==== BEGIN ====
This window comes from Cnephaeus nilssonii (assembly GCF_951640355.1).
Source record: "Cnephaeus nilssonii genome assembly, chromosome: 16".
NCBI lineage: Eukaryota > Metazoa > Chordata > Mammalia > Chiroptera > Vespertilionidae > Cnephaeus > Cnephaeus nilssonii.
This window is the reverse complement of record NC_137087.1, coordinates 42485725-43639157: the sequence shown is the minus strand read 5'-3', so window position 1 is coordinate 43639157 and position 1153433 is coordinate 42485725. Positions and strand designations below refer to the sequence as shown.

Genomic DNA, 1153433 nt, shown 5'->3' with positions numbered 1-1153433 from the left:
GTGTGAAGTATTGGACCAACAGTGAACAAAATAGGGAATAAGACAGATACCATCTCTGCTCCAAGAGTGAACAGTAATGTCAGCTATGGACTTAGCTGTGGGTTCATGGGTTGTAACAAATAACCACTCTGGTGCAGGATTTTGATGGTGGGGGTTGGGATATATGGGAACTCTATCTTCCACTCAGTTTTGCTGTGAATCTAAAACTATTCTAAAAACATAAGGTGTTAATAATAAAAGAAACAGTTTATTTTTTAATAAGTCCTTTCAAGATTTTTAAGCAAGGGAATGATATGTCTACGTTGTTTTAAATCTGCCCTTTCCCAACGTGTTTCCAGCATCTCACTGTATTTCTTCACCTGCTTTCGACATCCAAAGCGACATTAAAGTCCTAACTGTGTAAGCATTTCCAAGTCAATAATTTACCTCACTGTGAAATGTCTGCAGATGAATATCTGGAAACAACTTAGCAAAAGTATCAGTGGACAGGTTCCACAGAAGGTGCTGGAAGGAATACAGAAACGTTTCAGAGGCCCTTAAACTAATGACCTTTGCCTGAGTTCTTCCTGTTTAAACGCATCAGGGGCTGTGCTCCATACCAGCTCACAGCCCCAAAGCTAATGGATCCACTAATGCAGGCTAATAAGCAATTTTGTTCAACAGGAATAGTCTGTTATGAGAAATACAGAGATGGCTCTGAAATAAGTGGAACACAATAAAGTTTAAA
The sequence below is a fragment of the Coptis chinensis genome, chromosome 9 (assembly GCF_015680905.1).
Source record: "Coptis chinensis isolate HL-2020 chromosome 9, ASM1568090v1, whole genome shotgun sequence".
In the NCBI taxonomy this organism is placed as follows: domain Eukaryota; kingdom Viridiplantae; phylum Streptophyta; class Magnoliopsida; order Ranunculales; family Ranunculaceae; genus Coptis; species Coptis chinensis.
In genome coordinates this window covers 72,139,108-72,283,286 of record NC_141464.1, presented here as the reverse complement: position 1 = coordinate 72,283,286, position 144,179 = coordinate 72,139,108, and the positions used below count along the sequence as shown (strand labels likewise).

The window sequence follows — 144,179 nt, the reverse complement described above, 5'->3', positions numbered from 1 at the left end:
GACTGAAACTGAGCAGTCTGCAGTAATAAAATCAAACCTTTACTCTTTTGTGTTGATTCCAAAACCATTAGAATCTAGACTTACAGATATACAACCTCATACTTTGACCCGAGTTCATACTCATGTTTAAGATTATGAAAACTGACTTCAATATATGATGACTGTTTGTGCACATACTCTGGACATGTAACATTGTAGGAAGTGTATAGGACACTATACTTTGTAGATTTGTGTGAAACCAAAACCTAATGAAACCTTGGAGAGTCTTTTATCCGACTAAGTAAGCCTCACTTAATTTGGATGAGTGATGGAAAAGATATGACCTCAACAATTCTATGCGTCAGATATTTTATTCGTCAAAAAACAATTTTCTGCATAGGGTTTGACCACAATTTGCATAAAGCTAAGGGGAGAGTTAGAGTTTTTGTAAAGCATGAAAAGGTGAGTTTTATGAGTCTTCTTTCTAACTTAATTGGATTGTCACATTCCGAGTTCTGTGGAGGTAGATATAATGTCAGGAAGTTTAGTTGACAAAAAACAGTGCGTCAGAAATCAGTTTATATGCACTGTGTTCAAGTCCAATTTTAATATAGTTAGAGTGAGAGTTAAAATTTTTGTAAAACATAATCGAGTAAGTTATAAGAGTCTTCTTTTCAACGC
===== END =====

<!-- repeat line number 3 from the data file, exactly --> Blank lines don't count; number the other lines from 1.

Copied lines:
NCBI lineage: Eukaryota > Metazoa > Chordata > Mammalia > Chiroptera > Vespertilionidae > Cnephaeus > Cnephaeus nilssonii.